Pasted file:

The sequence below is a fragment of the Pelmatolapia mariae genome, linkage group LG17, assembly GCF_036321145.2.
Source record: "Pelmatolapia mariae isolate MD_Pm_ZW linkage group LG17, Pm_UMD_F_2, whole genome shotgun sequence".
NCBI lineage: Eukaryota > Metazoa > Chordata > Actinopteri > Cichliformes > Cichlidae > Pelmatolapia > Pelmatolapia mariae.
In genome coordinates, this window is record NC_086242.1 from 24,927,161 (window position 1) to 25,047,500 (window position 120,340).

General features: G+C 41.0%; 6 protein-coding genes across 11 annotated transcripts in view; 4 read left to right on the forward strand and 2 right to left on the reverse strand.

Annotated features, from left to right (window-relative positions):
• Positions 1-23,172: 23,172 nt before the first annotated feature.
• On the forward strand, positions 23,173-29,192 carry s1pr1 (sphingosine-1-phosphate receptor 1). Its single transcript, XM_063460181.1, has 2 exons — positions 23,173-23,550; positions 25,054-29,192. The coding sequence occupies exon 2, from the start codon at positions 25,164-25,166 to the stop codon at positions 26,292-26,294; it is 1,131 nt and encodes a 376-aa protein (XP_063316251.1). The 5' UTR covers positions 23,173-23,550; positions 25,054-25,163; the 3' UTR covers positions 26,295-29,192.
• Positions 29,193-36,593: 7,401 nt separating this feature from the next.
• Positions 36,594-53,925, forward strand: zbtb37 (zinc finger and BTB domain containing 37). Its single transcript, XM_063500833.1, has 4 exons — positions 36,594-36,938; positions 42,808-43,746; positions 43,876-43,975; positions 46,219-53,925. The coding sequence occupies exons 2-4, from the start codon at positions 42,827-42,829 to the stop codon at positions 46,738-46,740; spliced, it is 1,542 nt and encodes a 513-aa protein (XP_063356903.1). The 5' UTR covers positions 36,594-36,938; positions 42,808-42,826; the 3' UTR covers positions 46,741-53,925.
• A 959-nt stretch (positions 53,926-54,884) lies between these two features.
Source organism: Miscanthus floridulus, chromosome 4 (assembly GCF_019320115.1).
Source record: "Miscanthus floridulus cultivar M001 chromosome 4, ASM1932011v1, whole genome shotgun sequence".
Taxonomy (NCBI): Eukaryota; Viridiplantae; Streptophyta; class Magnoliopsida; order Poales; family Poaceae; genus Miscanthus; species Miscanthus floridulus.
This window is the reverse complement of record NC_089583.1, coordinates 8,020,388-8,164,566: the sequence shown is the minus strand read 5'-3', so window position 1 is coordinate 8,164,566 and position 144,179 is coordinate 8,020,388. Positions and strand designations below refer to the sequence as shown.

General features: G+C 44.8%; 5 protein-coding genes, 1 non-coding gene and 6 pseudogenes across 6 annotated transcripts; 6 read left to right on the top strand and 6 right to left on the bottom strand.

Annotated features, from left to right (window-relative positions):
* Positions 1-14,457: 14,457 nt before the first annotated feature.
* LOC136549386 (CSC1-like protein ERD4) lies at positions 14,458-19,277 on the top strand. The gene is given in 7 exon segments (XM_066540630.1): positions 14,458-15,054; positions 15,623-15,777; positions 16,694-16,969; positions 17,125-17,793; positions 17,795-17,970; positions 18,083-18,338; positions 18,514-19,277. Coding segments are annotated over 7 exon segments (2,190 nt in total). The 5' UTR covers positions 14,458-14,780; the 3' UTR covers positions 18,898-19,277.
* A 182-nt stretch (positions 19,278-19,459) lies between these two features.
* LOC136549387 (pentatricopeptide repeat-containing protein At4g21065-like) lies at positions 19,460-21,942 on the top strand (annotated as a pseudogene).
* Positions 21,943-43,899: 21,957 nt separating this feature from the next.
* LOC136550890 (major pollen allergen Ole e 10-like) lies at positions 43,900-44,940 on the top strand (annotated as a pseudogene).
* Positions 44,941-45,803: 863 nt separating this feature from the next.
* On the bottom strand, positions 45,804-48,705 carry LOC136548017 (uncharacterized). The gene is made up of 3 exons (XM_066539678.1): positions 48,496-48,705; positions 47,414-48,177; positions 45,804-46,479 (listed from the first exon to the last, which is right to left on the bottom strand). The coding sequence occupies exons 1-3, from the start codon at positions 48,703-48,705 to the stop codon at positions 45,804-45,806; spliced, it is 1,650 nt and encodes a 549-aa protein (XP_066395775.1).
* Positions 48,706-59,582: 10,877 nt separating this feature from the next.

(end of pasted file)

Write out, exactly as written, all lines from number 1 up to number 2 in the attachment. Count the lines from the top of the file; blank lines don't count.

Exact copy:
The sequence below is a fragment of the Pelmatolapia mariae genome, linkage group LG17, assembly GCF_036321145.2.
Source record: "Pelmatolapia mariae isolate MD_Pm_ZW linkage group LG17, Pm_UMD_F_2, whole genome shotgun sequence".